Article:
No, a body-bar soap is not "good enough", because it’s not formulated for the face’s volatile and sensitive skin. Picking the perfect cleanser is a tough task, because it demands a lot from a single product in order to preserve the skin’s pH balance. But it is possible, particularly when you find the right key ingredient. We’ll outline the best key ingredients for cleansers, and the worst ones, below.
Okay, first thing
wHY yOU sHOULDN'T uSE bODY wASH oN yOUR fACE
Cleansing is exactly one half of a foundational skincare regimen. Done twice a day (morning and night), it flushes away excess oil and grime that collects on the surface of the skin. It also rinses those same things from the pores, to prevent breakouts and clogging. By washing your face twice a day, you also clear the way for a nourishing, protective moisturizer, which doesn’t absorb properly if there’s a layer of grease on the skin. A moisturizer can also further trap grime inside the pores if that buildup isn’t first flushed out by a cleanser.
And if you’ve got oily skin (to which men are prone, far more than women), if you sweat a lot, or if you keep an active lifestyle, then you also might need to cleanse additional times throughout the day. For any of these reasons, you should be using a heavy-duty cleanser that is tough on grime, but one that is also gentle enough on skin so that it doesn’t leave you feeling dried out or irritated.
So, with plenty of options out there, how do you know which type of cleanser is best for you? And which cleansing ingredient is best for any and every guy? We’ll get to all that.
TYPES OF CLEANSERS
There are many cleansing agents to choose from. Here are the ones to avoid, followed the best cleansers for clear, healthy complexion.
WHAT TO AVOID
Bar Soap: When it comes to washing your body and your face, you gotta keep ’em separated. The skin on your bar is far less sensitive and can tolerate the harsher cleansing ingredients in your bar soap. (And ditto for your body wash, while we’re at it.) Yes, it’s convenient to just wash your mug and body in one fell swoop, but it’s doing few favors when it comes to properly nourishing and balancing the face—and especially for extracting gunk from the depths of your face pores, which makes soap a poor choice for preventing breakouts.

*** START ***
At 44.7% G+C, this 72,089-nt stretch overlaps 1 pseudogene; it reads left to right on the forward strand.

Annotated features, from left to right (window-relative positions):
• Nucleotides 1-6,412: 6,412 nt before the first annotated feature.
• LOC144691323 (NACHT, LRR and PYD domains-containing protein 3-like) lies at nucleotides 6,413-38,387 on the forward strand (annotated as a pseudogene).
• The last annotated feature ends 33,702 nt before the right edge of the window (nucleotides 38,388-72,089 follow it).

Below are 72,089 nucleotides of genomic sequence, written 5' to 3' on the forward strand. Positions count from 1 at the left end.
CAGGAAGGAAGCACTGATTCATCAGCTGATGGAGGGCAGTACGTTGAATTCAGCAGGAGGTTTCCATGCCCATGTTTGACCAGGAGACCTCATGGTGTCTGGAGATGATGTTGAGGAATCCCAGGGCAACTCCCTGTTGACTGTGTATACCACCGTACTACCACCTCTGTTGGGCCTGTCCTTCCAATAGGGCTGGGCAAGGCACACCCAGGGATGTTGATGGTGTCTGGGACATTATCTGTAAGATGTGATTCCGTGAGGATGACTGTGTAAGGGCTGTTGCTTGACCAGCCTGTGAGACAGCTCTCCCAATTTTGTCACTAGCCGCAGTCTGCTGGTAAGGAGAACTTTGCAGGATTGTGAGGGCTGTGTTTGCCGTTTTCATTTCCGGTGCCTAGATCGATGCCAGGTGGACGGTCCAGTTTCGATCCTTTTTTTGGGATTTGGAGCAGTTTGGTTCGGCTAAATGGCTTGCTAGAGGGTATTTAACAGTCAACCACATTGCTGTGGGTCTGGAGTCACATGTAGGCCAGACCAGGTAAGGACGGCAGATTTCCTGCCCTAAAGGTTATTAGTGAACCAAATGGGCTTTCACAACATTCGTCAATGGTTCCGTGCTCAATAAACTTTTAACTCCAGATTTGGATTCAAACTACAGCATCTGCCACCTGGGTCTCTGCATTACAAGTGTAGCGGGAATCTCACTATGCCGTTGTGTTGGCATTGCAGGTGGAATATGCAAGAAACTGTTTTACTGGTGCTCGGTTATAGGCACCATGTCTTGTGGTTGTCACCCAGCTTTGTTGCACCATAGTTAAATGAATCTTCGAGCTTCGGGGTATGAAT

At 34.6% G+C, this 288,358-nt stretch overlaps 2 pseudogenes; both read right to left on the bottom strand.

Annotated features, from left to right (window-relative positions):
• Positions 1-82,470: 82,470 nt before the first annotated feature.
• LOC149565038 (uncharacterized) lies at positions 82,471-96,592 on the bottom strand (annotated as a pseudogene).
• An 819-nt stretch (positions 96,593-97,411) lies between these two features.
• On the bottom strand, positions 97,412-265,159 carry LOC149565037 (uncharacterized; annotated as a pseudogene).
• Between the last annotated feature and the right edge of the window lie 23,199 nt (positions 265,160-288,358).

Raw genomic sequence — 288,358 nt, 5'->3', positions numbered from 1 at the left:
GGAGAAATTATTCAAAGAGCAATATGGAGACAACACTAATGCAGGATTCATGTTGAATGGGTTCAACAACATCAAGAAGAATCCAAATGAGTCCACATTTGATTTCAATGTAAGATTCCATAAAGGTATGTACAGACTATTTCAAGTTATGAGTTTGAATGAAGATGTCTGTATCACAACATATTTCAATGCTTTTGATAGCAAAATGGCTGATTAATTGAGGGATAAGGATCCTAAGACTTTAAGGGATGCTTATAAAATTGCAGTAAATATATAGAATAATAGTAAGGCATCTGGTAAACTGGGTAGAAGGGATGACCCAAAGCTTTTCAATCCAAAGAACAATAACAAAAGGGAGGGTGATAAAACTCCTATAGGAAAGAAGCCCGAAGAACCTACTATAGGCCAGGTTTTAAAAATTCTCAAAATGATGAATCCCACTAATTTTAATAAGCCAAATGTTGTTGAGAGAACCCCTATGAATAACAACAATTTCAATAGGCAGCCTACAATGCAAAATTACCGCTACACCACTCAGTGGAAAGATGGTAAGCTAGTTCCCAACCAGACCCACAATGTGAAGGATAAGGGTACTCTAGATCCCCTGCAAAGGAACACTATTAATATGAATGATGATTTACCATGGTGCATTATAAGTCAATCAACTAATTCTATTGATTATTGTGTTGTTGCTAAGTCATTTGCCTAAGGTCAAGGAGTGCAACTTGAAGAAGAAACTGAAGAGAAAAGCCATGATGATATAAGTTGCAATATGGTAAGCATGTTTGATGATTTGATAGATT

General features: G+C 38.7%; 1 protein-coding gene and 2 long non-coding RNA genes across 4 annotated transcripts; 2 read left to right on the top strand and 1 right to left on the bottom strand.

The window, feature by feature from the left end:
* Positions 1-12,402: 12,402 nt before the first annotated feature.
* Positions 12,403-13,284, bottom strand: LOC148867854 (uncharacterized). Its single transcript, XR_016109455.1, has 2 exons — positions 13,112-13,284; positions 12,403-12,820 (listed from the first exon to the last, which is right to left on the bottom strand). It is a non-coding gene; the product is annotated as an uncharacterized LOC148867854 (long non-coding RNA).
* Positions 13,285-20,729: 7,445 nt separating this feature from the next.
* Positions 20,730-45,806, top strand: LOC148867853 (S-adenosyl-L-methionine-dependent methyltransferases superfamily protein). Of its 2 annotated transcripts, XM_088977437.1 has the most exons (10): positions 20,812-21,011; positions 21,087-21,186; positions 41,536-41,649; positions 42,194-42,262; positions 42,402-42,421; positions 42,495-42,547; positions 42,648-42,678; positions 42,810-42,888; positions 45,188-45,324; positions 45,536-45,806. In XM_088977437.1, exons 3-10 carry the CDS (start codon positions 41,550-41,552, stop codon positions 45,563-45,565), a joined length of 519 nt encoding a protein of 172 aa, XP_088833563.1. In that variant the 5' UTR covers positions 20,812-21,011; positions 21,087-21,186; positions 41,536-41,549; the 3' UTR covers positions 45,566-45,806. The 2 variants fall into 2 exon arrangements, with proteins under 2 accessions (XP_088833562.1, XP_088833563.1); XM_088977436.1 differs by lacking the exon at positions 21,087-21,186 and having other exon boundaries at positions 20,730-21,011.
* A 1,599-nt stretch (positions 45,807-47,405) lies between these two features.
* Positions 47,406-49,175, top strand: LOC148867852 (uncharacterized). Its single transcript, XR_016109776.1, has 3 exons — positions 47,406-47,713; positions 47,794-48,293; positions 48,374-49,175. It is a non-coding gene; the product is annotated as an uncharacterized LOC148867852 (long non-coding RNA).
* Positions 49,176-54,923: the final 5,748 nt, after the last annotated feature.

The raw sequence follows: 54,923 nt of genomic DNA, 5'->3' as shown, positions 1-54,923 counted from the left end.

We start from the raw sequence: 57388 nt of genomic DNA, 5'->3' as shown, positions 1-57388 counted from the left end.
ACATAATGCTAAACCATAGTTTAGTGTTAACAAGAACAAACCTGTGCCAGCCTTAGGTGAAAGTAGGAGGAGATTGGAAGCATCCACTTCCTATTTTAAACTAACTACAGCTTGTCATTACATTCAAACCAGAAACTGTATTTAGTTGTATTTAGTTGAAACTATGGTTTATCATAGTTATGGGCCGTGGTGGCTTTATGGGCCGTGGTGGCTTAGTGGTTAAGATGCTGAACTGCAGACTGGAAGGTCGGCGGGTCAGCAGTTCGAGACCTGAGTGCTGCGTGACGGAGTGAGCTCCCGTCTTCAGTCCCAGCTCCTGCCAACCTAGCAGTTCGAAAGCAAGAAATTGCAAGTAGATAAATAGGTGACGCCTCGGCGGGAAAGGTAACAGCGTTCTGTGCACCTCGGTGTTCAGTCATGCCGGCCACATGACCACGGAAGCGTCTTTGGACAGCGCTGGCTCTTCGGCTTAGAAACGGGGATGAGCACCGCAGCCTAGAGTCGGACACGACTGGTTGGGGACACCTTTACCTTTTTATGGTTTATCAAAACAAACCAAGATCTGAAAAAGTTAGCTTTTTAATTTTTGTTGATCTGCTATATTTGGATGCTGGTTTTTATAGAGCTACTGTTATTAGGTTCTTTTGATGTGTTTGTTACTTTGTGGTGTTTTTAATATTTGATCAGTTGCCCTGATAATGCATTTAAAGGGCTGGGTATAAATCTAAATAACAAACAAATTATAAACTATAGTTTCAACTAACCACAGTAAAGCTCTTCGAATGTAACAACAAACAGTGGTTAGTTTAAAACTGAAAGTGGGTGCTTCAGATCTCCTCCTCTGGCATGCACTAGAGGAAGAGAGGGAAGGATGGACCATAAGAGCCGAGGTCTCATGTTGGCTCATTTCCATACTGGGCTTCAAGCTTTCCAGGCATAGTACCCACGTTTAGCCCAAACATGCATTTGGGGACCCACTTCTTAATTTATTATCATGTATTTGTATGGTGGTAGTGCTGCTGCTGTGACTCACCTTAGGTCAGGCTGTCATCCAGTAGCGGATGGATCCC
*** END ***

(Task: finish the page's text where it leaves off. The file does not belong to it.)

Alcohol-Based Cleansers: Never apply alcohol to your skin, unless you’ve got a nasty cut and need to disinfect it. Alcohol based toners and cleansers will parch the skin, then leave it red and dry. It takes your from being excessively oily to being dangerously dehydrated.
Sulfate-Powered: Many cleansers contain sulfates, which are often listed as SLS or SLES on the label. While not all foaming cleansers contain sulfates, typically all sulfate cleansers will foam. These sulfates can clog pores or irritate sensitive skin. Bonus tip: Avoid shampoos with sulfates as well, in order to prevent overdrying and breaking the hairs.
WHAT WORKS BEST
INGREDIENT HIGHLIGHT: CLAY
Considering all the options you have when buying a cleanser (plus a few other key ingredients not mentioned above), it’s hard to say that any one ingredient works universally on every single face. So, consider how difficult it was to choose a hero ingredient for our own facial cleanser, one that we knew would work best on everyone. (And one that would work well with soothing cactus extract, which is featured in all Cardon products.)
After lots of testing and research, Cardon ultimately settled on clay as the best cleansing. Here’s why there's clay into Cardon’s cleanser:
Benefits of Clay Cleansers
- Clay pulls sebum and grime from pores up to 4x better than charcoal.
- Clay is gentle enough for twice-daily use on dry and sensitive skin, but strong enough for twice-daily use on oily skin. It preserves the skin’s delicate pH levels despite cleaning so effectively.
- The minerals in clay ionize (in another word, activate) to nourish and hydrate the skin while the product cleanses. Again, it preserves the skin’s harmony and never overly tightens or dries the face.
OTHER WORTHY CANDIDATES
Powder: Powder cleansers can be made with many ingredients, from rice to clay. Typically, they’re botanical powders, and they don’t contain the chemicals that many liquid cleansers do. You simply mix water with the powder in your palms to create a cleansing paste. Some, like rice-based or enzyme powders, also have gentle exfoliating abilities.
Cream: Cream cleansers are good options for dry and sensitive skin, but not for oily skin. They typically contain oils that help nourish the skin while they cleanse.
Gel: Popular for its deep cleansing powers, gel is a terrific choice for oily or combination skin types, but possibly too dehydrating on sensitive and dry skin.
Oil: Fight fire with fire, right? Oil cleansers do in fact help pull away excess sebum and grime from the skin. They’re better for sink-ledge cleansing, as opposed to in the shower, and they’re no fun to spill—but they sure are effective.
Charcoal: Charcoal is notorious in skincare for its ability to extract oil from deep within the pores. This makes it a great ingredient in face masks, but charcoal is often too drying to use daily in a cleanser.